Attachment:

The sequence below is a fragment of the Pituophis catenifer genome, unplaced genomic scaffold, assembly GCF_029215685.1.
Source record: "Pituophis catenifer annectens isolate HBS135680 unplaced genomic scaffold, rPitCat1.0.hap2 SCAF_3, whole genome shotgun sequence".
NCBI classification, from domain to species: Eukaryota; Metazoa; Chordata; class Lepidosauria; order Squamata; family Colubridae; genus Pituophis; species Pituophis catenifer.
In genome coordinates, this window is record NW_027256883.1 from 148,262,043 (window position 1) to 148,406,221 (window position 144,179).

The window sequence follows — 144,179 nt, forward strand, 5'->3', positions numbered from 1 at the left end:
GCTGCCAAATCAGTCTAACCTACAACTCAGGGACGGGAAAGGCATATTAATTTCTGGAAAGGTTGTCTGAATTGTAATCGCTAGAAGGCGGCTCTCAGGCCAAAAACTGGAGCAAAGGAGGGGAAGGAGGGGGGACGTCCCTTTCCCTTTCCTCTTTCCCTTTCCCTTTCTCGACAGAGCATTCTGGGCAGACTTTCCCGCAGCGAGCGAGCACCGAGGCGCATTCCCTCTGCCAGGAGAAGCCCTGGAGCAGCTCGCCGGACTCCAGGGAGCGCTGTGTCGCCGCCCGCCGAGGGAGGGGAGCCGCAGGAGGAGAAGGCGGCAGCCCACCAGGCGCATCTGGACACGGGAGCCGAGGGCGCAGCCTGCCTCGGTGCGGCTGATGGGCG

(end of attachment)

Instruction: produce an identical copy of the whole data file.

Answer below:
The sequence below is a fragment of the Pituophis catenifer genome, unplaced genomic scaffold, assembly GCF_029215685.1.
Source record: "Pituophis catenifer annectens isolate HBS135680 unplaced genomic scaffold, rPitCat1.0.hap2 SCAF_3, whole genome shotgun sequence".
NCBI classification, from domain to species: Eukaryota; Metazoa; Chordata; class Lepidosauria; order Squamata; family Colubridae; genus Pituophis; species Pituophis catenifer.
In genome coordinates, this window is record NW_027256883.1 from 148,262,043 (window position 1) to 148,406,221 (window position 144,179).

The window sequence follows — 144,179 nt, forward strand, 5'->3', positions numbered from 1 at the left end:
GCTGCCAAATCAGTCTAACCTACAACTCAGGGACGGGAAAGGCATATTAATTTCTGGAAAGGTTGTCTGAATTGTAATCGCTAGAAGGCGGCTCTCAGGCCAAAAACTGGAGCAAAGGAGGGGAAGGAGGGGGGACGTCCCTTTCCCTTTCCTCTTTCCCTTTCCCTTTCTCGACAGAGCATTCTGGGCAGACTTTCCCGCAGCGAGCGAGCACCGAGGCGCATTCCCTCTGCCAGGAGAAGCCCTGGAGCAGCTCGCCGGACTCCAGGGAGCGCTGTGTCGCCGCCCGCCGAGGGAGGGGAGCCGCAGGAGGAGAAGGCGGCAGCCCACCAGGCGCATCTGGACACGGGAGCCGAGGGCGCAGCCTGCCTCGGTGCGGCTGATGGGCG